Meet the New Loco Ocho

Another year, another new number eight. You may remember Nyqwan “Noonie” Murray from his heroics against Michigan in the Orange Bowl, but that was only the beginning for this special player. Two years ago, I had the privilege of watching FSU wide receivers’ go through drills. Every receiver used two hands to catch the ball in these drills, except for one: Noonie. As a true freshman, Murray was confidently snagging balls with one hand like he was OBJ. During his sophomore year, he showed flashes of his brilliance throughout the season. Now, going into his junior year, expect Murray to get the majority of targets this year. This past season, he somehow finished 3rd in receiving yards despite having only 5 catches for 46 yards going into the Clemson game. After Bobo Wilson went down with injury, Noonie rose to the occasion. He finished the season with 395 yards and five touchdowns on only 22 catches over six games. That’s good for 23% of his catches being a touchdown. With an expected increase in targets for this year, Murray should be a touchdown machine. He is an electric play-maker, precise route runner, and has the best hands on the team. Noonie is also lethal in the open field, as he possesses great vision. Watch him navigate through Clemson’s defense on this mid-screen, a play I think FSU runs a lot next year:

Pay attention to his cut on Clemson’s #18. Murray is very smooth in his movements, whether he has the ball in his hands or not. Where Noonie maybe excels the most is high pointing the ball. It is rare that a wide receiver of his size can consistently go up and get the ball in a one on one situation. In addition, Murray has incredible ball adjustment skills. It is almost Antonio Brown-esque, the way Noonie can play like a big receiver despite standing 5’11. The Michigan touchdown catch is obviously his most memorable example of adjusting and high pointing the ball, but check out what he did against Clemson:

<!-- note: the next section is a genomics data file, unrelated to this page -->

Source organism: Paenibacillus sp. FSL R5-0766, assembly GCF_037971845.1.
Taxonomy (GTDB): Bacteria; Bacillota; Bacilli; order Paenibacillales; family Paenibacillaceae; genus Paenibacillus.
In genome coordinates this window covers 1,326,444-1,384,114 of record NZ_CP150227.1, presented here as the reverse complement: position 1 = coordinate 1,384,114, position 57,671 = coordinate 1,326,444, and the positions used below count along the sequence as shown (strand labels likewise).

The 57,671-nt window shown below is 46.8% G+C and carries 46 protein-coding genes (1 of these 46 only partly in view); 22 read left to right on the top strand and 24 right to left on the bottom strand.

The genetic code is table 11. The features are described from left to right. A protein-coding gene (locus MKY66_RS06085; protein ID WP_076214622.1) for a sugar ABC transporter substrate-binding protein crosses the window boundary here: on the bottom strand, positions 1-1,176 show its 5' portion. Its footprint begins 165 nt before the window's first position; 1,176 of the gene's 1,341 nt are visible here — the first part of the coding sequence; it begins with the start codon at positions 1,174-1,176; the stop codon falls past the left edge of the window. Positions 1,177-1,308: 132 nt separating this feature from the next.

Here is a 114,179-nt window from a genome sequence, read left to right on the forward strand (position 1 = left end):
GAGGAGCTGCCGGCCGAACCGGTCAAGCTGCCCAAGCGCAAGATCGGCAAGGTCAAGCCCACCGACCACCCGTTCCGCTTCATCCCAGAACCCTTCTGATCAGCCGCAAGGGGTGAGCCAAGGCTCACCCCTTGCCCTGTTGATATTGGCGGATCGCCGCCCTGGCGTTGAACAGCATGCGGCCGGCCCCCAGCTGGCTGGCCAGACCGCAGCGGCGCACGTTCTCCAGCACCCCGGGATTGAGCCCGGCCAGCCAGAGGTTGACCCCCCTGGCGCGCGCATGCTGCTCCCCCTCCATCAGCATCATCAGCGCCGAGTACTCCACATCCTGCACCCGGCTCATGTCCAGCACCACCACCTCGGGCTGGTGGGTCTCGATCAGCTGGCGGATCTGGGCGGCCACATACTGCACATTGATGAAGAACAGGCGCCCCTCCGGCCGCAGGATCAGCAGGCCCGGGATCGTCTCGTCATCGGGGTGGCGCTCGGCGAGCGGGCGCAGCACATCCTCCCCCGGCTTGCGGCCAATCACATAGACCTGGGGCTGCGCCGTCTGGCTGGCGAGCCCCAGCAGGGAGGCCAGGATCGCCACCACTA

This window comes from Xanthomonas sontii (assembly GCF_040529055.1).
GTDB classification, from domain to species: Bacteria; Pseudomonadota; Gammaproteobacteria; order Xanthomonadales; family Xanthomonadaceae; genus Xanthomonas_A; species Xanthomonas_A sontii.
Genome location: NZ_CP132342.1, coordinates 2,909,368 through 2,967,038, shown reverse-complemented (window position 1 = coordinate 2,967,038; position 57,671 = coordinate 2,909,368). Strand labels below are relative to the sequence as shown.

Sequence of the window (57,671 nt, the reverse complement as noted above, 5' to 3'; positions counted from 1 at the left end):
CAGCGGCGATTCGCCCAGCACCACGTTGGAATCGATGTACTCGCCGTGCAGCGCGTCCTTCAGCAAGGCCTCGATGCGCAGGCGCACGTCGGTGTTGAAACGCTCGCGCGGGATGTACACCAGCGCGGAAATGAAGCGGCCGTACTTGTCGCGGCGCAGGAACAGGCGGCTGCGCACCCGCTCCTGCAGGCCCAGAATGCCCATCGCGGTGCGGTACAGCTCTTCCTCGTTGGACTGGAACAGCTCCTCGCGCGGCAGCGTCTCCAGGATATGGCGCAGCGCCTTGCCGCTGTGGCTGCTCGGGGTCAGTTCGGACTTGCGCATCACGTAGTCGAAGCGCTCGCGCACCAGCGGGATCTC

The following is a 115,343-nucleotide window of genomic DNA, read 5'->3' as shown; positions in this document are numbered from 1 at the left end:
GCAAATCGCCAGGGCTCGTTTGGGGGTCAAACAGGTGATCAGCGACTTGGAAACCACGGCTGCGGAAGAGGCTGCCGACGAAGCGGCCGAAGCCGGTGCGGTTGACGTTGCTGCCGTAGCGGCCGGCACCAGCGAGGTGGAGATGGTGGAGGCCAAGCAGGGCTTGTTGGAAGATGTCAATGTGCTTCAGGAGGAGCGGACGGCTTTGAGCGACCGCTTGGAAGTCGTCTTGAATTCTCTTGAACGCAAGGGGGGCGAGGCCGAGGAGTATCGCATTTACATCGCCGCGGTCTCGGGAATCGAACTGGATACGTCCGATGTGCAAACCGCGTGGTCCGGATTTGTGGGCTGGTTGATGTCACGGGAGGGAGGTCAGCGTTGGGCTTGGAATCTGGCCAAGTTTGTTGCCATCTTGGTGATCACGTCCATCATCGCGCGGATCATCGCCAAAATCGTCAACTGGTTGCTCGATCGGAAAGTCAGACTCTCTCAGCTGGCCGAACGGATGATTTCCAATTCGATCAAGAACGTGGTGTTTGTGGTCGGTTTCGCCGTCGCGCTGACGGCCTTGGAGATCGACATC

Despite the double coverage, Murray is able to use his body to shield the defenders and catch the ball through contact. This is the play they show you in ball adjustment 101. It’s hard to believe Noonie didn’t get even more targets last year. Francois and Murray were in the 2014 recruiting class together, so this will be their third year together. Building chemistry with wide receivers is a very underrated factor in football, which is why true freshman and NFL rookies can struggle early. With repetition comes familiarity, and Francois should be very familiar with Murray by now. Expect the new Loco Ocho to lead FSU in nearly every receiving category. After all, he’s already stitched forever in Florida State history:

Full Nyqwan “Noonie” Murray highlights (via Noles Productions/YT):

Ben Brewton
Writer at Nole Gameday covering football and basketball. FSU alum. Follow me on twitter (@Ben_Brewton) and we can talk sports. On the 8th day, God created college football.

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